Proposed new laws are aimed at getting more job-seekers to turn up to their appointments with providers.

“In 2013-14, 12.75 million compulsory appointments with employment providers were scheduled and, of these, 4.47 million were not attended by job seekers," Assistant Minister for Employment Luke Hartsuyker said this week.

To tighten the rules, he has introduced the Social Services and Other Legislation Amendment (Strengthening Job Seeker Compliance) Bill.

The Bill hopes to increase attendance by cutting off payments for those who fail to turn up, until such time as they present at a meeting.

“The sheer volume of missed appointments creates a huge red-tape burden for our employment providers and adds to their costs,” Mr Hartsuyker said.

"Instead of helping people with their job search, frontline staff end up wasting time trying to contact the job seeker to reschedule and in filling in forms to report the non-attendance.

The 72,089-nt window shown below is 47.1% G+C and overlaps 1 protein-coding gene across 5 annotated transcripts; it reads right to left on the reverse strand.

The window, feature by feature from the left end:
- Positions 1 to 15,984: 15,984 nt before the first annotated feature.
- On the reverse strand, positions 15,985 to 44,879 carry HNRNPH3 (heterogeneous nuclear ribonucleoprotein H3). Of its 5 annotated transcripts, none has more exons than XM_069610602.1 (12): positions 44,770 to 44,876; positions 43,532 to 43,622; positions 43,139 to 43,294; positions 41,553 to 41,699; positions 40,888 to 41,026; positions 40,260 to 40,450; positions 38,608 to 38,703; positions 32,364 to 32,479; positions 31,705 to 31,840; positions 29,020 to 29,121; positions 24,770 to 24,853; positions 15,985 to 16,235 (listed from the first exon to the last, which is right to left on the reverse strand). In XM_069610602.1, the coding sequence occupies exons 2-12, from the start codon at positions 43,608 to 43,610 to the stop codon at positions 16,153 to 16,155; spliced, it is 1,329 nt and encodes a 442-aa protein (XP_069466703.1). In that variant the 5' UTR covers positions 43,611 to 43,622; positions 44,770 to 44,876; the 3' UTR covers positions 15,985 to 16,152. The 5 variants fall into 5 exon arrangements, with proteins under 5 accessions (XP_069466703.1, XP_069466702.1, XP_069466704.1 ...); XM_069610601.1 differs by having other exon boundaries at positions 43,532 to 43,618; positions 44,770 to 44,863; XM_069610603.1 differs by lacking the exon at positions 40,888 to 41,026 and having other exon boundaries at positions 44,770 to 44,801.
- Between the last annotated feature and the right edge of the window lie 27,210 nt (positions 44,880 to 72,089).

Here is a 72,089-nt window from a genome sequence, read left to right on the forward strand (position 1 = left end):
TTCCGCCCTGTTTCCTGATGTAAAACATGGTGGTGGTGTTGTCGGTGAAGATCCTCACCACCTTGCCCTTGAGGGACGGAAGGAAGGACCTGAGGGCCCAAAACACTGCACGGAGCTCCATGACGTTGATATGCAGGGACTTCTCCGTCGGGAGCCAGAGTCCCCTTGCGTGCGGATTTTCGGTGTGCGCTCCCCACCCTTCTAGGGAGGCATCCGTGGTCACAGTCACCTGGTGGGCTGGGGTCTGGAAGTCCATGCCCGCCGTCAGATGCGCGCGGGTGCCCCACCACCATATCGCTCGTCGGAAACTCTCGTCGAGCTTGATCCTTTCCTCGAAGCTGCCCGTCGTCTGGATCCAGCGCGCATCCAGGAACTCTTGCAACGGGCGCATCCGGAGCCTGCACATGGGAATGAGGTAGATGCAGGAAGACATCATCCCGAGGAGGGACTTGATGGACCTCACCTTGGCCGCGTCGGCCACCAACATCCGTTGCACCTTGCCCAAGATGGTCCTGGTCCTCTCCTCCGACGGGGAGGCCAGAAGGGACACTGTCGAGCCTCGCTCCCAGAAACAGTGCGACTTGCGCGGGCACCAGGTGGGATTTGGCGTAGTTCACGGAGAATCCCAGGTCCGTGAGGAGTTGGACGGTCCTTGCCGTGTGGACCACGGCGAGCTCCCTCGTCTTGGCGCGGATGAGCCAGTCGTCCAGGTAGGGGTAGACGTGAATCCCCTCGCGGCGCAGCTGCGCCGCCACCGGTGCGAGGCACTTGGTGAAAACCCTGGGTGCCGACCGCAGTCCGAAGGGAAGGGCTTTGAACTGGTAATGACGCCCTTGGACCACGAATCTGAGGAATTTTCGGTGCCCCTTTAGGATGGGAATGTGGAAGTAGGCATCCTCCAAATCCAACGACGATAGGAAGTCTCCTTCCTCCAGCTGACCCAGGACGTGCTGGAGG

“From 1 January 2015, if a job seeker fails to attend an appointment without a reasonable excuse, their income support will be suspended until they actually attend the next appointment.

“From 1 July 2015, if a job seeker has had their income-support payment suspended for failing to attend a regular appointment with their employment provider - and they have no reasonable excuse for that failure to attend - then they will not be back paid for the period of non-compliance.

“This provides a much stronger incentive for job seekers to either attend their scheduled appointment in the first place or to pick up the phone ahead of time, explain why they are unable to attend and, where it reasonable, get the appointment changed,” he said.

The Bill is now up for debate in the House of Representatives.